• At school, the power goes out. Immediately, the professor tells you to wait out the situation because this happens often. You listen and stay calm. 

Informational vs. Normative Social Influence 

What happens if the information you are given doesn’t align with your judgment? Maybe one restaurant looks very delicious, but everyone around you is raving about a different restaurant. You think “C” is the right answer to the test, but everyone else is saying “B” is right. Do you change your mind? 

This is what Solomon Asch wanted to find out when he put together one of the most influential experiments in psychology: the Asch Line Study. The study asked participants to conduct a simple exercise. They were shown one line and three lines of different lengths. Researchers then asked a series of people, including the participant, to identify which lines were the same length. One answer was obvious, but the other people in the room, all actors, chose the wrong answer. 

What did the participants do? Did they answer what they thought was right, despite everyone else saying something different? About two out of three participants did. However, over a third of participants chose the wrong answer to fit in with the crowd. 

Sometimes, we make decisions just to fit in or be accepted by other people. This is called normative social influence. It’s slightly different from informational social influence. Normative social influence doesn’t rely on what is logical or right - just what everyone else thinks. 

Can’t We Combine These? (Referent Social Influence)

What about the decisions we make when we combine the influence of others with the desire to be correct and logical? Psychologists have identified this type of influence and called it referent social informational influence.

No one form of social influence is “better” than the other. We may make decisions due to any of these influences depending on the stakes at hand, the people we are around, or the information accessible to us. Think about some recent decisions that you made. Did you make them so that you could fit in with the crowd or because that’s simply what the crowd was doing then? Did a combination of both influence you? When we step back and think about how we make decisions, we might surprise ourselves!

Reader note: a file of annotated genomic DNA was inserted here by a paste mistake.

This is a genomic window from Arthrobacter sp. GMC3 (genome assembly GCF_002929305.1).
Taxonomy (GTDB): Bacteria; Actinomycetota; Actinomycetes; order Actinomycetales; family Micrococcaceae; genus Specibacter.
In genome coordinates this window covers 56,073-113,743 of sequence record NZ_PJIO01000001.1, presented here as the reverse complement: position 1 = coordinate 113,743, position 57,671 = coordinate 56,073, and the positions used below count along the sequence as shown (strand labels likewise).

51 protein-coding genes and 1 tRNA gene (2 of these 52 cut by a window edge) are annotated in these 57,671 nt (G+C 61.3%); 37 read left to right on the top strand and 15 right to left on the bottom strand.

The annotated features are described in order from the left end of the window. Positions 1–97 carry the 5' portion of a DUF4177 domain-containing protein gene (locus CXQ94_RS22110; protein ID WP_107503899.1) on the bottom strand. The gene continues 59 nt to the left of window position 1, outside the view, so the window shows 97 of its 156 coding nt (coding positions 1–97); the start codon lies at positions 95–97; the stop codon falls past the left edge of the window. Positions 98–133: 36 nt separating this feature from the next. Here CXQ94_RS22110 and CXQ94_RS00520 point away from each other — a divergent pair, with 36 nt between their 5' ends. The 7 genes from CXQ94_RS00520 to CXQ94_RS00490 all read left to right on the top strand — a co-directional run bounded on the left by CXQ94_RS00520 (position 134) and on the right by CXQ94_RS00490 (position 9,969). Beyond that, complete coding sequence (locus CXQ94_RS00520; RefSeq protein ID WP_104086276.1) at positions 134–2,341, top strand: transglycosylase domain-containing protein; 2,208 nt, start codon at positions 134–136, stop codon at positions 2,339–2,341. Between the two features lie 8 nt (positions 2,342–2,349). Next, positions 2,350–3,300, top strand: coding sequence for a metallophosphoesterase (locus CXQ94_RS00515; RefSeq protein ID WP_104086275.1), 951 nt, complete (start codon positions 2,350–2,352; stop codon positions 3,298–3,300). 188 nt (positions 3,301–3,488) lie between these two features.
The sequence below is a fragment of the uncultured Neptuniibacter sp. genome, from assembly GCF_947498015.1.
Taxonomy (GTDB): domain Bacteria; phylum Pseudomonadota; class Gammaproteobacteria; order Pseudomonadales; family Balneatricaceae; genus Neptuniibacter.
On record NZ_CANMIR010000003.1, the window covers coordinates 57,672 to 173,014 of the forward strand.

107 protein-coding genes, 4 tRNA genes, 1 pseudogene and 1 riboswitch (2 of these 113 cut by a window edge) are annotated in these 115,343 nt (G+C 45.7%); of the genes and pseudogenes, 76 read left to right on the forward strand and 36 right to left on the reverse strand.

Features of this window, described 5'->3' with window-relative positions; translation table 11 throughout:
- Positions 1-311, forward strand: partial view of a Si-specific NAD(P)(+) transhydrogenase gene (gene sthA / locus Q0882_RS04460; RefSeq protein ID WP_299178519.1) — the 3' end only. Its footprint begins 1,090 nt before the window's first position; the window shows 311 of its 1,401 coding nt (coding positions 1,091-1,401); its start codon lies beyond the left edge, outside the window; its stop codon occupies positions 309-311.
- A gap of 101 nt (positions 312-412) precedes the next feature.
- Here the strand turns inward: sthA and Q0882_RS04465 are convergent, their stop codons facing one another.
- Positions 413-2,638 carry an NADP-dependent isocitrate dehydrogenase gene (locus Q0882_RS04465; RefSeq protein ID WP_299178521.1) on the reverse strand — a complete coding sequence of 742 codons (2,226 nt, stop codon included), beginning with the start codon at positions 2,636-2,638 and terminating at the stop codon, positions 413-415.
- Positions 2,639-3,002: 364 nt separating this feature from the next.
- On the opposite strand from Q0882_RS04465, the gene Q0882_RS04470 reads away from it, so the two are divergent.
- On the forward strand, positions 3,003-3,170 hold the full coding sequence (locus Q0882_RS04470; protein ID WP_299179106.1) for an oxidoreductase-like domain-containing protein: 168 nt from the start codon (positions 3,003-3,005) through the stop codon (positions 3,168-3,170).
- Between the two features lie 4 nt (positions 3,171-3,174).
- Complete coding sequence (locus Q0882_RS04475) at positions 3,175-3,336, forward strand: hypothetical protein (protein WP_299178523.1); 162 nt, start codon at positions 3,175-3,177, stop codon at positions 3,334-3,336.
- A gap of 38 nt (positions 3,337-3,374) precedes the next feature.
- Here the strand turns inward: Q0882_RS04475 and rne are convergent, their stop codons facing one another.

How to Use Informational Social Influence On Others

Knowing what you know about being influenced, you can adjust your speeches, language, and messages to influence others. It’s not recommended that you create chaos or put people in an emergency so they listen to you, but these quick tips could help you get your intended message across to others and influence their decisions. 

Establish yourself as an authority figure. People are more likely to listen to you if they believe you have some expertise in your field or if you’re an authority figure. You don’t need to get a degree to give off this impression. Be confident when speaking. Dress sharply and professionally. Share the experiences that make you an expert, or at least knowledgeable in the subject that you’re sharing. 

Create confusion. It could be fun to create confusion or ambiguity while giving a presentation. This can grab a listener’s attention and intrigue them. Just be aware of whether the confusion you’re creating will misinform listeners. You only want to use confusion as a hook briefly.

Back up your message with more social proof. Are there reviews or testimonials that back up what you have to say? Share them! Maybe you want to tell people you’re a great plumber. Reading or sharing reviews from community members who enjoyed your services will further convince people that you are who you say you are. Let the social proof of others do all the work!

Reference this article:

Practical Psychology. (2022, November). Informational Social Influence (Definition + Examples). Retrieved from